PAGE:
Like Alain, I agreed that “Teachers… could be more precise and helpful when they ask students to “think,” “argue,” “describe,” or “define” (12). I often find myself frustrated with the words I’m using to respond to students, and uncertain if I am using them clearly and consistently. We mentioned last week that a “claim” can be confusing. I try not to ever say things like “develop this further” without providing suggestions or asking questions that I hope will help a student follow a thought further, but I also sometimes feel like I’m feeling around the edges of a discourse I am not yet comfortable in. Also– I did not totally understand the way Bartholomae was using the concept of the “commonplace” in student writing.

    After reading Ahmed I began to think about Bartholomae’s essay as opening a conversation about how exactly writing instruction might be of use to students. The idea he introduces that successful writers “can both imagine and write from a position of privilege” (9) feels like it can provide one frame. How many ways can we try to open a hole in the fence, to help students access this position? One way might be to continually try to describe to ourselves and students the usefulness of something, and then sometimes also ask them to articulate what will be of use to them. (Ahmed says, “Use is a relation as well as an activity that often points beyond something even when use is about something: to use something points to what something is ‘for’.”) As always this seems like an ideal to strive for that will crash into my tired overwhelmed reality, and that of my sleepy and confused students, who sometimes only want the phrase or the trick that is going to unlock a door for them, and get them through the assignment. And I don’t blame them! I want that too.

    I posted Laura Portwood-Stacer’s article a few weeks ago as an optional resource, and one of my students emailed and thanked me for posting it, and that was nice. I’ll probably give it to them early on next time, perhaps as part of a conversation about how the class is meant to function and ideally, how it can be of use to them.

  6. Weiheng Sun says:

    When reading Laura Portwood-Stacer’s piece, I opened my mailbox to review how my students email me. More than half of the emails do not address me; students simply “Hi,” or they will say nothing but attach the assignment. For the rest, the weirdest one is “Dear Dr. Weiheng”: I’m not a doctor yet; Weiheng is my first name. Although I did not correct them in class before, I feel it necessary to let them Portwood-Stacer’s work so that they will be able to email their professors with a proper language. This is the point where students start “to learn to speak our language, to speak as we do” (Bartholomae 1). I noticed that when I teach MLA format to students, some of them respond to me that that’s not the way their high school teachers taught them. The title of a book should be italicized, not underlined; the title of an article should be in quotation marks; the period should be within the quotation marks if there is no parenthesis; avoid dangling quotations etc. One student asked, after writing Essay 2, if we’ll use such form in Essay 3. I said that “you’re going to use it during your college life.” I didn’t expect that the format could be such a “resistance” in their reception; some of them still don’t care much about their format. But of course, the first-year writing is more than format. How they find their own way to join the academic conversation is the issue.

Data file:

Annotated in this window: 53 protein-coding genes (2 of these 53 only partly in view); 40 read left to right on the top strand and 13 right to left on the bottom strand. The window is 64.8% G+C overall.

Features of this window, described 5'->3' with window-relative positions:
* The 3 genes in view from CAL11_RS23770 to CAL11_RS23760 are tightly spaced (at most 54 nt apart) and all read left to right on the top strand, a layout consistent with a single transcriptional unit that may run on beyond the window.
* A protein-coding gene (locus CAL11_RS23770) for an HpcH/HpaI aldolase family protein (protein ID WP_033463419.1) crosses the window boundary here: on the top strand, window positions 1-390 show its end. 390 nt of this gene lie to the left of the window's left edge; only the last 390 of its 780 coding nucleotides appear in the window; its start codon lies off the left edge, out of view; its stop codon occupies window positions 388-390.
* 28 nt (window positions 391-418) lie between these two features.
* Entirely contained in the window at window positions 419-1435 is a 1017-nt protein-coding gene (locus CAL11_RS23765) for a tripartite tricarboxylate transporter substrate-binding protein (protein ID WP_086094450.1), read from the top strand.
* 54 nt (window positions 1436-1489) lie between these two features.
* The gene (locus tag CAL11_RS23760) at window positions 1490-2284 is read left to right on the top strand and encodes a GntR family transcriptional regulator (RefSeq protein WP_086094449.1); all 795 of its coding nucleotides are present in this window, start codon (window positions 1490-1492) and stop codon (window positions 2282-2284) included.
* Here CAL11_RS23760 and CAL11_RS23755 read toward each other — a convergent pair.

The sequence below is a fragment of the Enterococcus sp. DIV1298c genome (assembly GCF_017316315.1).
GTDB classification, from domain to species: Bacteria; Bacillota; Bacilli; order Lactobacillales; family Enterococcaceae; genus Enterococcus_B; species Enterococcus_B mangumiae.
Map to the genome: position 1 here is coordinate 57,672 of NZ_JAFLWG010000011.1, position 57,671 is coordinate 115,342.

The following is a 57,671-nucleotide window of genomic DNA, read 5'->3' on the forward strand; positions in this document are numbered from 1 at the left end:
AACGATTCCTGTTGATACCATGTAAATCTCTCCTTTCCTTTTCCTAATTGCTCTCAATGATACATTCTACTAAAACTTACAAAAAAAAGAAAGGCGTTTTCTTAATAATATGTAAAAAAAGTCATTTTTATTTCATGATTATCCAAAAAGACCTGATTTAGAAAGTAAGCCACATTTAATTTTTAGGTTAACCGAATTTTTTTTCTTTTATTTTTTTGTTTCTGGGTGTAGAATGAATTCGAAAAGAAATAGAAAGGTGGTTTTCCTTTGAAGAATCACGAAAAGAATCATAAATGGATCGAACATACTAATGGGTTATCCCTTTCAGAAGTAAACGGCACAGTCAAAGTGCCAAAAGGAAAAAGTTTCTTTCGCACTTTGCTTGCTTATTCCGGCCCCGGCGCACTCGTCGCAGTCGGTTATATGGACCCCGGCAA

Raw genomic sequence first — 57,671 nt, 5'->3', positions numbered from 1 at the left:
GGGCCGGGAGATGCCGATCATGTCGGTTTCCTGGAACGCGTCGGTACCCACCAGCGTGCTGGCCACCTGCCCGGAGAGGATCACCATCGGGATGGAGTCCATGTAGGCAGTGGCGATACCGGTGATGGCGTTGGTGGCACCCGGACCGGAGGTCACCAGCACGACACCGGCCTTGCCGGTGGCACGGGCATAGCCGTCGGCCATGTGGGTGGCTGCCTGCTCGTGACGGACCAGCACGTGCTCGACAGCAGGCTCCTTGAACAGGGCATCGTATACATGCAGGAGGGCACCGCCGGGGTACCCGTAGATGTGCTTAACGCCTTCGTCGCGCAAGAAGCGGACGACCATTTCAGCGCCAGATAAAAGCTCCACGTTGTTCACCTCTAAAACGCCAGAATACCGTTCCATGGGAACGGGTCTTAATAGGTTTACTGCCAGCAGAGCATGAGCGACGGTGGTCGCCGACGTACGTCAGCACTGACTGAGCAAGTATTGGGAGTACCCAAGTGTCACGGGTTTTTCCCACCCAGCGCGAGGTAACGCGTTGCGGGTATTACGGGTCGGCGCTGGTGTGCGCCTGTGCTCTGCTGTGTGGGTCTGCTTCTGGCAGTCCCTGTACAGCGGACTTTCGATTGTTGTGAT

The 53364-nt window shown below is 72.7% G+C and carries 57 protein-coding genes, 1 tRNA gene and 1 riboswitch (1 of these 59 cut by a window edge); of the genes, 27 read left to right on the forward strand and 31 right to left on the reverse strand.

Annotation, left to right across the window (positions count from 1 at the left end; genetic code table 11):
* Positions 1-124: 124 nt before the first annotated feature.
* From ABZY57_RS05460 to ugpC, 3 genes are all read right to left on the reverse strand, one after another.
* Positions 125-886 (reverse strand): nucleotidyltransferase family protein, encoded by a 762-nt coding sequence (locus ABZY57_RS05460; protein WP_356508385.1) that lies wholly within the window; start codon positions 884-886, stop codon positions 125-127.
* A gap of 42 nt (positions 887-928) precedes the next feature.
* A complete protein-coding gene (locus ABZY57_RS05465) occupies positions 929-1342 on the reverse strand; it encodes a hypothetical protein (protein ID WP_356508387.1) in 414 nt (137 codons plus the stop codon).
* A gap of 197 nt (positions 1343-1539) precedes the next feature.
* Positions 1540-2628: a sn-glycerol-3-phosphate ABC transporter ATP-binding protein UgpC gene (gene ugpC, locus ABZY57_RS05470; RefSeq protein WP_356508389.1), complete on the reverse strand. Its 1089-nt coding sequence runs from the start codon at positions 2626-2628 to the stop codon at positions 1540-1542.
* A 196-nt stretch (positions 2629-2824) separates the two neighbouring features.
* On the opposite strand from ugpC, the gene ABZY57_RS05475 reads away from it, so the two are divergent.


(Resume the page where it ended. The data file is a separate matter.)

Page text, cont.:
Ahmed also talked about citation: “So much is reproduced by the requirement to follow. In the academy you might be asked to follow the well-trodden paths of citation; to cite properly as to cite those deemed to have already the most influence. The more a path is used the more a path is used.” Who regulates the format? As I read articles years ago, writers also use dangling quotations. Is that incorrect?